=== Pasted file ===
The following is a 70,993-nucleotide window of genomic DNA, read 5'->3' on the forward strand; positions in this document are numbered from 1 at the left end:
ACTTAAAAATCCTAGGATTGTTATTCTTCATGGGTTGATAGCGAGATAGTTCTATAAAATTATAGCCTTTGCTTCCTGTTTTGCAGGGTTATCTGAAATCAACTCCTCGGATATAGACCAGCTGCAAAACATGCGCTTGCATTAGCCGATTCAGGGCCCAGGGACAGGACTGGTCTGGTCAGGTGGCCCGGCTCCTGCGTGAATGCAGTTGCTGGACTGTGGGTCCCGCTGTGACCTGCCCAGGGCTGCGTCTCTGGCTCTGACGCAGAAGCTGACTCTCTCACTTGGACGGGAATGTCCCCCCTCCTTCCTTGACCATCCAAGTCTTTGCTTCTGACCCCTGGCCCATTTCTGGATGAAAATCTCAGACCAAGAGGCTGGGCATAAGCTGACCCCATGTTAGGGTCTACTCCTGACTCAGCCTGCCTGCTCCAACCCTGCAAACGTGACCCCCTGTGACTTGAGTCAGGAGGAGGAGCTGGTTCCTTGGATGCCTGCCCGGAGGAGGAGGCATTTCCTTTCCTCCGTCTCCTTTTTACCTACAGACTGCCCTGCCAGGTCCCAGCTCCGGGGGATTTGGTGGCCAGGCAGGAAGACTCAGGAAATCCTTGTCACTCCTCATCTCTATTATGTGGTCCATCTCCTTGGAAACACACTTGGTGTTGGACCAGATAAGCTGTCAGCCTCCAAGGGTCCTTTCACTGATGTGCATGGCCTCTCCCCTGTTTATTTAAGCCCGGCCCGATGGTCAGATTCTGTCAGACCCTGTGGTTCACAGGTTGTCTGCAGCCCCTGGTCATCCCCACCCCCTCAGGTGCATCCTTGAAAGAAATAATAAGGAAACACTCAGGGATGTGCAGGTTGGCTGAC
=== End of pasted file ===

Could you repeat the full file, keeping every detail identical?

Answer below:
The following is a 70,993-nucleotide window of genomic DNA, read 5'->3' on the forward strand; positions in this document are numbered from 1 at the left end:
ACTTAAAAATCCTAGGATTGTTATTCTTCATGGGTTGATAGCGAGATAGTTCTATAAAATTATAGCCTTTGCTTCCTGTTTTGCAGGGTTATCTGAAATCAACTCCTCGGATATAGACCAGCTGCAAAACATGCGCTTGCATTAGCCGATTCAGGGCCCAGGGACAGGACTGGTCTGGTCAGGTGGCCCGGCTCCTGCGTGAATGCAGTTGCTGGACTGTGGGTCCCGCTGTGACCTGCCCAGGGCTGCGTCTCTGGCTCTGACGCAGAAGCTGACTCTCTCACTTGGACGGGAATGTCCCCCCTCCTTCCTTGACCATCCAAGTCTTTGCTTCTGACCCCTGGCCCATTTCTGGATGAAAATCTCAGACCAAGAGGCTGGGCATAAGCTGACCCCATGTTAGGGTCTACTCCTGACTCAGCCTGCCTGCTCCAACCCTGCAAACGTGACCCCCTGTGACTTGAGTCAGGAGGAGGAGCTGGTTCCTTGGATGCCTGCCCGGAGGAGGAGGCATTTCCTTTCCTCCGTCTCCTTTTTACCTACAGACTGCCCTGCCAGGTCCCAGCTCCGGGGGATTTGGTGGCCAGGCAGGAAGACTCAGGAAATCCTTGTCACTCCTCATCTCTATTATGTGGTCCATCTCCTTGGAAACACACTTGGTGTTGGACCAGATAAGCTGTCAGCCTCCAAGGGTCCTTTCACTGATGTGCATGGCCTCTCCCCTGTTTATTTAAGCCCGGCCCGATGGTCAGATTCTGTCAGACCCTGTGGTTCACAGGTTGTCTGCAGCCCCTGGTCATCCCCACCCCCTCAGGTGCATCCTTGAAAGAAATAATAAGGAAACACTCAGGGATGTGCAGGTTGGCTGAC